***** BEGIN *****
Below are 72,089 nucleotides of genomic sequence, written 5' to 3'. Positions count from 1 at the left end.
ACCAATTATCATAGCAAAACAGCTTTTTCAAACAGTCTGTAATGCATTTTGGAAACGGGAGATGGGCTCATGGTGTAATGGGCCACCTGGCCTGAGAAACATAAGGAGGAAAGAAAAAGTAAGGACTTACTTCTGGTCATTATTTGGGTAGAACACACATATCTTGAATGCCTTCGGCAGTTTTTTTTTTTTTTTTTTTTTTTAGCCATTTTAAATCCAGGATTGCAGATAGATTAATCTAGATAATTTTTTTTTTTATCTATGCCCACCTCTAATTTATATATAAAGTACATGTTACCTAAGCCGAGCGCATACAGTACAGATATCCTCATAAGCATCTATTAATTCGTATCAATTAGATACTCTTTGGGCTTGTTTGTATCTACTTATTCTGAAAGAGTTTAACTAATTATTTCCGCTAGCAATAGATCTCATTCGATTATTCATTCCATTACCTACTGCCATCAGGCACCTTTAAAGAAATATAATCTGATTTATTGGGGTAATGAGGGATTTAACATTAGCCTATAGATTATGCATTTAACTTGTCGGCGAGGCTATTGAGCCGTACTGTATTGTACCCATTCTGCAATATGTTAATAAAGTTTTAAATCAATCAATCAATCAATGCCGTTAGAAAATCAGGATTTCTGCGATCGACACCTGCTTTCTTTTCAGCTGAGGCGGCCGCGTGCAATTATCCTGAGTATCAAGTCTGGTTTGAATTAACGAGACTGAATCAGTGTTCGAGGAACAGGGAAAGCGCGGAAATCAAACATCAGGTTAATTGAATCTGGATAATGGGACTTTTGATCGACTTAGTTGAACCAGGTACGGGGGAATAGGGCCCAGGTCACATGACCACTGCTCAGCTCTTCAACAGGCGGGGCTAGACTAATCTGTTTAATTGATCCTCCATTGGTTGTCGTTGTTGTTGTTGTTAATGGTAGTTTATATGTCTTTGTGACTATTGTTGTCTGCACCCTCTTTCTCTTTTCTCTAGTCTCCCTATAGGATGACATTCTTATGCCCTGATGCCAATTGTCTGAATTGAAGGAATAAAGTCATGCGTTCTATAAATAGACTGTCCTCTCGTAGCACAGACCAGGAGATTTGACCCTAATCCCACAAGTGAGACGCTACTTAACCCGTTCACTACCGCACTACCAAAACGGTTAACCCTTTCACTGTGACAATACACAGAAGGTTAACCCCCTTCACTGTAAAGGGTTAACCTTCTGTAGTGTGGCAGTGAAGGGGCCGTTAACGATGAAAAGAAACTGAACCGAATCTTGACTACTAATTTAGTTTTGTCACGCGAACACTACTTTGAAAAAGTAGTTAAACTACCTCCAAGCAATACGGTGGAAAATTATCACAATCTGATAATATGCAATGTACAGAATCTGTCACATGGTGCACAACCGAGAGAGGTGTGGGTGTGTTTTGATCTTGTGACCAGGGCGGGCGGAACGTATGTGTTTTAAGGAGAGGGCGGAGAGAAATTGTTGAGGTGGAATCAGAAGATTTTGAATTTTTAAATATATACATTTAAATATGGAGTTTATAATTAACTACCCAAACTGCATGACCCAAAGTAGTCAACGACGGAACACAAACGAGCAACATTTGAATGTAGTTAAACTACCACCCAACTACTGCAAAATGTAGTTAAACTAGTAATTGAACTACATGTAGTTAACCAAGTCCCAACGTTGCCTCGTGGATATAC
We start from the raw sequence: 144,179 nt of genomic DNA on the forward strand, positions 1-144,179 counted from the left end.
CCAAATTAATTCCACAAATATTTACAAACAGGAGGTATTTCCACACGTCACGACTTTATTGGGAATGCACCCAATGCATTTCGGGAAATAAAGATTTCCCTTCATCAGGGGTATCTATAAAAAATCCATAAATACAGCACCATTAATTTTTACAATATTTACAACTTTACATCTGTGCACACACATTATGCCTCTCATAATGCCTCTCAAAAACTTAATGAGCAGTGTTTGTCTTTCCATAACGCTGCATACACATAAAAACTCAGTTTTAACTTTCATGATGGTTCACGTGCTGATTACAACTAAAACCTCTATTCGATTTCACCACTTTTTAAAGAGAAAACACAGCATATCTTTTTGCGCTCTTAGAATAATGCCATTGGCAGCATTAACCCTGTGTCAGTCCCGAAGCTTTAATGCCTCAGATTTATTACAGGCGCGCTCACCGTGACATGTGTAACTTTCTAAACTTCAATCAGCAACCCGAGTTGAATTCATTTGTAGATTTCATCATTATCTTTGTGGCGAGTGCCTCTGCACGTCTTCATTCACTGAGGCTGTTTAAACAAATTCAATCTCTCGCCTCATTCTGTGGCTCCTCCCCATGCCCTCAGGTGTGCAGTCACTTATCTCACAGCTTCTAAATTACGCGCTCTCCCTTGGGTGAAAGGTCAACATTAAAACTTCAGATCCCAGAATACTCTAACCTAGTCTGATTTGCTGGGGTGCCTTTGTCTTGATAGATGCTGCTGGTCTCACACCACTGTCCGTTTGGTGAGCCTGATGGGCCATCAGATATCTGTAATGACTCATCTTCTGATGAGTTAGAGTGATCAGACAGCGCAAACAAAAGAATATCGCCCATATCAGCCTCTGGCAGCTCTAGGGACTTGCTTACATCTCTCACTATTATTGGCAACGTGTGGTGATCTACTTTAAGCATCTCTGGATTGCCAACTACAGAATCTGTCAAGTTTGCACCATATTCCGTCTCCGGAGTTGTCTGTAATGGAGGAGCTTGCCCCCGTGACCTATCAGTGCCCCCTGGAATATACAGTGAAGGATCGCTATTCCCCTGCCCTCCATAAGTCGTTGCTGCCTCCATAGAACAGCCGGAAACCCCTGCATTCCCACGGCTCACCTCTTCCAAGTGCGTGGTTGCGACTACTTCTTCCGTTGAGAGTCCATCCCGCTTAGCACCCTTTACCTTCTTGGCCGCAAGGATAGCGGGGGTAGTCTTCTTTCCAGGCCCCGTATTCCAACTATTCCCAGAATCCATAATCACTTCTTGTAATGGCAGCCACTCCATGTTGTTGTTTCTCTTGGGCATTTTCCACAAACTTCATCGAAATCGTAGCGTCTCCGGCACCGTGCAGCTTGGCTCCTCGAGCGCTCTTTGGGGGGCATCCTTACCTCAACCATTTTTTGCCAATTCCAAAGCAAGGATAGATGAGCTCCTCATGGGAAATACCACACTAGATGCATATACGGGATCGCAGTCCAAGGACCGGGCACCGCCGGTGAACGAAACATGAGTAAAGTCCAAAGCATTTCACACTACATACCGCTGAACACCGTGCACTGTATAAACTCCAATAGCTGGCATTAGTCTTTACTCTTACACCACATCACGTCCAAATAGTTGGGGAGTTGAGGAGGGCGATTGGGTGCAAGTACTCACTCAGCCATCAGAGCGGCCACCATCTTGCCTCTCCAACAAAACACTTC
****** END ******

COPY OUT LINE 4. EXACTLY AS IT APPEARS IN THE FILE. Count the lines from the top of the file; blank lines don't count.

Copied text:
CCAAATTAATTCCACAAATATTTACAAACAGGAGGTATTTCCACACGTCACGACTTTATTGGGAATGCACCCAATGCATTTCGGGAAATAAAGATTTCCCTTCATCAGGGGTATCTATAAAAAATCCATAAATACAGCACCATTAATTTTTACAATATTTACAACTTTACATCTGTGCACACACATTATGCCTCTCATAATGCCTCTCAAAAACTTAATGAGCAGTGTTTGTCTTTCCATAACGCTGCATACACATAAAAACTCAGTTTTAACTTTCATGATGGTTCACGTGCTGATTACAACTAAAACCTCTATTCGATTTCACCACTTTTTAAAGAGAAAACACAGCATATCTTTTTGCGCTCTTAGAATAATGCCATTGGCAGCATTAACCCTGTGTCAGTCCCGAAGCTTTAATGCCTCAGATTTATTACAGGCGCGCTCACCGTGACATGTGTAACTTTCTAAACTTCAATCAGCAACCCGAGTTGAATTCATTTGTAGATTTCATCATTATCTTTGTGGCGAGTGCCTCTGCACGTCTTCATTCACTGAGGCTGTTTAAACAAATTCAATCTCTCGCCTCATTCTGTGGCTCCTCCCCATGCCCTCAGGTGTGCAGTCACTTATCTCACAGCTTCTAAATTACGCGCTCTCCCTTGGGTGAAAGGTCAACATTAAAACTTCAGATCCCAGAATACTCTAACCTAGTCTGATTTGCTGGGGTGCCTTTGTCTTGATAGATGCTGCTGGTCTCACACCACTGTCCGTTTGGTGAGCCTGATGGGCCATCAGATATCTGTAATGACTCATCTTCTGATGAGTTAGAGTGATCAGACAGCGCAAACAAAAGAATATCGCCCATATCAGCCTCTGGCAGCTCTAGGGACTTGCTTACATCTCTCACTATTATTGGCAACGTGTGGTGATCTACTTTAAGCATCTCTGGATTGCCAACTACAGAATCTGTCAAGTTTGCACCATATTCCGTCTCCGGAGTTGTCTGTAATGGAGGAGCTTGCCCCCGTGACCTATCAGTGCCCCCTGGAATATACAGTGAAGGATCGCTATTCCCCTGCCCTCCATAAGTCGTTGCTGCCTCCATAGAACAGCCGGAAACCCCTGCATTCCCACGGCTCACCTCTTCCAAGTGCGTGGTTGCGACTACTTCTTCCGTTGAGAGTCCATCCCGCTTAGCACCCTTTACCTTCTTGGCCGCAAGGATAGCGGGGGTAGTCTTCTTTCCAGGCCCCGTATTCCAACTATTCCCAGAATCCATAATCACTTCTTGTAATGGCAGCCACTCCATGTTGTTGTTTCTCTTGGGCATTTTCCACAAACTTCATCGAAATCGTAGCGTCTCCGGCACCGTGCAGCTTGGCTCCTCGAGCGCTCTTTGGGGGGCATCCTTACCTCAACCATTTTTTGCCAATTCCAAAGCAAGGATAGATGAGCTCCTCATGGGAAATACCACACTAGATGCATATACGGGATCGCAGTCCAAGGACCGGGCACCGCCGGTGAACGAAACATGAGTAAAGTCCAAAGCATTTCACACTACATACCGCTGAACACCGTGCACTGTATAAACTCCAATAGCTGGCATTAGTCTTTACTCTTACACCACATCACGTCCAAATAGTTGGGGAGTTGAGGAGGGCGATTGGGTGCAAGTACTCACTCAGCCATCAGAGCGGCCACCATCTTGCCTCTCCAACAAAACACTTC